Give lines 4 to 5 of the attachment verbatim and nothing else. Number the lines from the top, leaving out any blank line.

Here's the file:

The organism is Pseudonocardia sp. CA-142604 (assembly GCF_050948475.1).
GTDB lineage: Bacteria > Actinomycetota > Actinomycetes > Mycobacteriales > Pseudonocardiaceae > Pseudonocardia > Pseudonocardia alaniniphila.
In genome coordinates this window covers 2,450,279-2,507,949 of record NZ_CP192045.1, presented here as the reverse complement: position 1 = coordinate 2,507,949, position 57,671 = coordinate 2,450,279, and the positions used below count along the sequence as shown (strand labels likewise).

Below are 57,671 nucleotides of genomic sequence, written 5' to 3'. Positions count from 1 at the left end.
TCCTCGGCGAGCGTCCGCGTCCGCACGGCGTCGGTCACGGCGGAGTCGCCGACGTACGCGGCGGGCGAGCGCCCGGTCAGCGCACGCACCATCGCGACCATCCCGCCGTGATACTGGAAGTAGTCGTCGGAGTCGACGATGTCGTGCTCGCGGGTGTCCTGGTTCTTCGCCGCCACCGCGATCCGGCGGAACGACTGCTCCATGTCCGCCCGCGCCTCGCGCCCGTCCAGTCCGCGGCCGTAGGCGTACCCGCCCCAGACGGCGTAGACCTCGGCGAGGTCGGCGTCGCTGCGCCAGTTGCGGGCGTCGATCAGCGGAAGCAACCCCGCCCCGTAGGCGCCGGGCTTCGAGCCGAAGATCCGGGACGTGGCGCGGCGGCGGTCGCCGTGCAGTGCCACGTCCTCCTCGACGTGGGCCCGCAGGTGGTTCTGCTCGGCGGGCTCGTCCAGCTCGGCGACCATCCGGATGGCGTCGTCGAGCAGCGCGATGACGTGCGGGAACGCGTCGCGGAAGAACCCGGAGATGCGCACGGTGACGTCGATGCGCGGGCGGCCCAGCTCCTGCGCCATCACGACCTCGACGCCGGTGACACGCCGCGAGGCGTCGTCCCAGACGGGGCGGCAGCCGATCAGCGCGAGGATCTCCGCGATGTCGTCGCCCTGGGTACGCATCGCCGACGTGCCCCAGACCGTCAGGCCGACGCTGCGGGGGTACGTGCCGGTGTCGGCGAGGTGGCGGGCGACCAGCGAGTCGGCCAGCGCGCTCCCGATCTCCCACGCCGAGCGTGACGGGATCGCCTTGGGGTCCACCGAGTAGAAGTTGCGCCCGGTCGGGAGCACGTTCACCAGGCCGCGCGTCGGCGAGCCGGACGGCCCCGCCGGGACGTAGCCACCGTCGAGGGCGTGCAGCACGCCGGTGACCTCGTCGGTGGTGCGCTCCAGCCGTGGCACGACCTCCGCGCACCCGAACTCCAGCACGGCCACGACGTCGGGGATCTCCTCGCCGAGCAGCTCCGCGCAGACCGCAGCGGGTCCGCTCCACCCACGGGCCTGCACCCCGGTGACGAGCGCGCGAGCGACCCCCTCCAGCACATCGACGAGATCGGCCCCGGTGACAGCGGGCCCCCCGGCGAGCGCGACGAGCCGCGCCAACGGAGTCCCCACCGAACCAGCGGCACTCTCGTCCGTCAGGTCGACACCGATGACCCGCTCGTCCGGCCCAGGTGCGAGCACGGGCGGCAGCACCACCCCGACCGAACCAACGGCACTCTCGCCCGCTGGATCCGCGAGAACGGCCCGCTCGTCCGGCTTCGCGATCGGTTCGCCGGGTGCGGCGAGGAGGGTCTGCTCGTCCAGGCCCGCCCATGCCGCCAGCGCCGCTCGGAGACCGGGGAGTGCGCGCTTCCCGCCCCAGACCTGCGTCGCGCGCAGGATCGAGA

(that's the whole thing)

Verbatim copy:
Below are 57,671 nucleotides of genomic sequence, written 5' to 3'. Positions count from 1 at the left end.
TCCTCGGCGAGCGTCCGCGTCCGCACGGCGTCGGTCACGGCGGAGTCGCCGACGTACGCGGCGGGCGAGCGCCCGGTCAGCGCACGCACCATCGCGACCATCCCGCCGTGATACTGGAAGTAGTCGTCGGAGTCGACGATGTCGTGCTCGCGGGTGTCCTGGTTCTTCGCCGCCACCGCGATCCGGCGGAACGACTGCTCCATGTCCGCCCGCGCCTCGCGCCCGTCCAGTCCGCGGCCGTAGGCGTACCCGCCCCAGACGGCGTAGACCTCGGCGAGGTCGGCGTCGCTGCGCCAGTTGCGGGCGTCGATCAGCGGAAGCAACCCCGCCCCGTAGGCGCCGGGCTTCGAGCCGAAGATCCGGGACGTGGCGCGGCGGCGGTCGCCGTGCAGTGCCACGTCCTCCTCGACGTGGGCCCGCAGGTGGTTCTGCTCGGCGGGCTCGTCCAGCTCGGCGACCATCCGGATGGCGTCGTCGAGCAGCGCGATGACGTGCGGGAACGCGTCGCGGAAGAACCCGGAGATGCGCACGGTGACGTCGATGCGCGGGCGGCCCAGCTCCTGCGCCATCACGACCTCGACGCCGGTGACACGCCGCGAGGCGTCGTCCCAGACGGGGCGGCAGCCGATCAGCGCGAGGATCTCCGCGATGTCGTCGCCCTGGGTACGCATCGCCGACGTGCCCCAGACCGTCAGGCCGACGCTGCGGGGGTACGTGCCGGTGTCGGCGAGGTGGCGGGCGACCAGCGAGTCGGCCAGCGCGCTCCCGATCTCCCACGCCGAGCGTGACGGGATCGCCTTGGGGTCCACCGAGTAGAAGTTGCGCCCGGTCGGGAGCACGTTCACCAGGCCGCGCGTCGGCGAGCCGGACGGCCCCGCCGGGACGTAGCCACCGTCGAGGGCGTGCAGCACGCCGGTGACCTCGTCGGTGGTGCGCTCCAGCCGTGGCACGACCTCCGCGCACCCGAACTCCAGCACGGCCACGACGTCGGGGATCTCCTCGCCGAGCAGCTCCGCGCAGACCGCAGCGGGTCCGCTCCACCCACGGGCCTGCACCCCGGTGACGAGCGCGCGAGCGACCCCCTCCAGCACATCGACGAGATCGGCCCCGGTGACAGCGGGCCCCCCGGCGAGCGCGACGAGCCGCGCCAACGGAGTCCCCACCGAACCAGCGGCACTCTCGTCCGTCAGGTCGACACCGATGACCCGCTCGTCCGGCCCAGGTGCGAGCACGGGCGGCAGCACCACCCCGACCGAACCAACGGCACTCTCGCCCGCTGGATCCGCGAGAACGGCCCGCTCGTCCGGCTTCGCGATCGGTTCGCCGGGTGCGGCGAGGAGGGTCTGCTCGTCCAGGCCCGCCCATGCCGCCAGCGCCGCTCGGAGACCGGGGAGTGCGCGCTTCCCGCCCCAGACCTGCGTCGCGCGCAGGATCGAGA